The Box

I have come to believe it is through the engagement of sorrow that God is known and our own purpose on earth is best understood.

Dan Allender

Did you know that grieving is a skill?

I’ve never heard anyone talk about it like it’s something that can be learned. Can you take a class that teaches you how to grieve? Or maybe it’s just one of those skills you have to learn through the School of Life.

I’m brand new to the skill of grief. The idea of leaning into sadness and pain has always scared me. I’ve always looked the other way. Pretended it wasn’t there. Run away from sadness as fast as I could, smiled bravely and moved on.

When my dad got cancer at 58, I felt shock and disbelief. I pretended it wasn’t real. I did things to keep me busy, to keep both my time and my mind occupied. I managed. I managed all the things. I managed my mom and my three siblings. I managed hospital visits and communicating info to our friends and family and 11 weeks later, I managed plans for the memorial service.

And then, oh look! I had a three month old baby who needed me and a still newish marriage that needed my attention and I found, conveniently, I “didn’t have time” to be sad. I had a life I really needed to live.

The truth was, I desperately looked everywhere and anywhere but at the sadness. (Like a child I reasoned … if I don’t look at it, it doesn’t exist, right?)

But the thing about pain is that it doesn’t go away when it’s ignored. It gets hidden, stuffed away in a box at the very back of the heart’s closet and for a while forgotten about. But it always finds its way out eventually.

And so here we are in 2021. Eleven years after my dad died. Twelve years into my marriage. Thirty years after my teen years. A series of life changes over the past year have culminated in bringing me to a place where I could no longer pretend I wasn’t aware of the box in the back of the closet.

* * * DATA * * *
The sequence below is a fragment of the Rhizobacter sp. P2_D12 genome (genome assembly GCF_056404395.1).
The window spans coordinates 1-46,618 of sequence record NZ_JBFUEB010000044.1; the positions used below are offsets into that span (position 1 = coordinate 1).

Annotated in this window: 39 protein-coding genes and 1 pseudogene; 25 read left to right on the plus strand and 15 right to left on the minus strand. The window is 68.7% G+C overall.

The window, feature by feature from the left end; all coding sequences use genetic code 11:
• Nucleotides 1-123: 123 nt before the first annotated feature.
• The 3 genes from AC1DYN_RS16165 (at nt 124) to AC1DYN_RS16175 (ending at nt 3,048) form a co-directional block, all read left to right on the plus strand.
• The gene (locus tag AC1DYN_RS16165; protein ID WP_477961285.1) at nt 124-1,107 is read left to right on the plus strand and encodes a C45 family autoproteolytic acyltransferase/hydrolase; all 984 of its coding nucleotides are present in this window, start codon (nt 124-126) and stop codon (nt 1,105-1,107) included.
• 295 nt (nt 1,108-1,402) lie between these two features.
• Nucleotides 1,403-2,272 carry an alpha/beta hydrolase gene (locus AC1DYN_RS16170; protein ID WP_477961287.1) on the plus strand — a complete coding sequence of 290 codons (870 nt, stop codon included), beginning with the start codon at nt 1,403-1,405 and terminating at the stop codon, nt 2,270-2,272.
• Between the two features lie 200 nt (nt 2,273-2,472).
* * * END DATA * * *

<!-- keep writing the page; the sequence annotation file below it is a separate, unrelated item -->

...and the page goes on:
I think about it every day. In fact, the box is overflowing now.

Several weeks ago, I realized that even after 43 years of avoiding my pain and pretending it didn’t exist, it hadn’t gone away. It was still there, informing how I view God. Informing how I relate to my husband. Informing how I interact with my kids. Informing how I engage with the world and interpret life.

I realized that if I didn’t face it, it would never, ever go away. It would always be there, stuffed in the closet, spilling out at the most inconvenient times. It would always have a say in my life.

I needed to acknowledge it’s existence. I needed to look it square in the face. I needed to haul the box out of the closet, open it up, go through it, sit with it and allow myself to feel it.

So this is how I’m learning to grieve. Finally not running away from the sad, but diving into it. Not hiding it or hiding from it. Not pretending it doesn’t exist. Naming it, facing it, feeling it.

I’m at the very beginning of the journey. And even though I’m anxious about feeling all the pain, I do know that it is only through this process that I can get to a place of true healing. And that is where I meet God. He meets me in the darkest place. And being the Redeemer that he is, not only will he heal my heart, but through this journey of pain and healing, I’ll discover my purpose. As I heal and share my story and walk with others through a similar journey, he’ll give deep meaning to my pain.

Grief. Healing. Redemption. Story. This is why my life matters. This is what I’m here for.

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